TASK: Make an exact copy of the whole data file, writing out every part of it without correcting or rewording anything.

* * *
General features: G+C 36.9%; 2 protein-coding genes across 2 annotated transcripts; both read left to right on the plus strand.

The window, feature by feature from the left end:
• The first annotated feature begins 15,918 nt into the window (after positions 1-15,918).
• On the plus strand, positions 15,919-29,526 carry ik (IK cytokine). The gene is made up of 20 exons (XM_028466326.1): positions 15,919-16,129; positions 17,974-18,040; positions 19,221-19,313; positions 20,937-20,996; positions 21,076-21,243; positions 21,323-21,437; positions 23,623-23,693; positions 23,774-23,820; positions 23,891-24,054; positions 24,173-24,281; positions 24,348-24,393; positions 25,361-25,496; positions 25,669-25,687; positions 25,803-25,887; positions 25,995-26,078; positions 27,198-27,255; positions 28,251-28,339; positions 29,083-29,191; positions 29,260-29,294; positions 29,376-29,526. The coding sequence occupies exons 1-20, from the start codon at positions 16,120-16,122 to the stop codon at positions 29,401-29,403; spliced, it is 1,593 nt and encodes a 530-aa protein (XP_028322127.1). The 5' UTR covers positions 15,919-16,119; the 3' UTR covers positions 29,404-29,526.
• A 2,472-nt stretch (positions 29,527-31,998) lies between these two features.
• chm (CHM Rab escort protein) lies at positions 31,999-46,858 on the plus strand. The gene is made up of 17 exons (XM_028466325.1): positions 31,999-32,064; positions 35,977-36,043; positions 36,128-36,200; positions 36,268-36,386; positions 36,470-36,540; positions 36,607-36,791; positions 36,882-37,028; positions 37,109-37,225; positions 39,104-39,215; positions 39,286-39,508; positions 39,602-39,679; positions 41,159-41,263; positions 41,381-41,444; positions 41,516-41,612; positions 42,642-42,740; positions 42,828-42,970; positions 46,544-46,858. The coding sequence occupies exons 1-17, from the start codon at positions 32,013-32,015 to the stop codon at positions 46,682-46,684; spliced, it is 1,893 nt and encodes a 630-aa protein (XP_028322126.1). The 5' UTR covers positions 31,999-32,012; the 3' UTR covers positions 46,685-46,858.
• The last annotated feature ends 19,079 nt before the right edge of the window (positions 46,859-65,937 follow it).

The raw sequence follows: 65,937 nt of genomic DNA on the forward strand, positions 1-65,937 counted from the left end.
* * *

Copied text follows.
General features: G+C 36.9%; 2 protein-coding genes across 2 annotated transcripts; both read left to right on the plus strand.

The window, feature by feature from the left end:
• The first annotated feature begins 15,918 nt into the window (after positions 1-15,918).
• On the plus strand, positions 15,919-29,526 carry ik (IK cytokine). The gene is made up of 20 exons (XM_028466326.1): positions 15,919-16,129; positions 17,974-18,040; positions 19,221-19,313; positions 20,937-20,996; positions 21,076-21,243; positions 21,323-21,437; positions 23,623-23,693; positions 23,774-23,820; positions 23,891-24,054; positions 24,173-24,281; positions 24,348-24,393; positions 25,361-25,496; positions 25,669-25,687; positions 25,803-25,887; positions 25,995-26,078; positions 27,198-27,255; positions 28,251-28,339; positions 29,083-29,191; positions 29,260-29,294; positions 29,376-29,526. The coding sequence occupies exons 1-20, from the start codon at positions 16,120-16,122 to the stop codon at positions 29,401-29,403; spliced, it is 1,593 nt and encodes a 530-aa protein (XP_028322127.1). The 5' UTR covers positions 15,919-16,119; the 3' UTR covers positions 29,404-29,526.
• A 2,472-nt stretch (positions 29,527-31,998) lies between these two features.
• chm (CHM Rab escort protein) lies at positions 31,999-46,858 on the plus strand. The gene is made up of 17 exons (XM_028466325.1): positions 31,999-32,064; positions 35,977-36,043; positions 36,128-36,200; positions 36,268-36,386; positions 36,470-36,540; positions 36,607-36,791; positions 36,882-37,028; positions 37,109-37,225; positions 39,104-39,215; positions 39,286-39,508; positions 39,602-39,679; positions 41,159-41,263; positions 41,381-41,444; positions 41,516-41,612; positions 42,642-42,740; positions 42,828-42,970; positions 46,544-46,858. The coding sequence occupies exons 1-17, from the start codon at positions 32,013-32,015 to the stop codon at positions 46,682-46,684; spliced, it is 1,893 nt and encodes a 630-aa protein (XP_028322126.1). The 5' UTR covers positions 31,999-32,012; the 3' UTR covers positions 46,685-46,858.
• The last annotated feature ends 19,079 nt before the right edge of the window (positions 46,859-65,937 follow it).

The raw sequence follows: 65,937 nt of genomic DNA on the forward strand, positions 1-65,937 counted from the left end.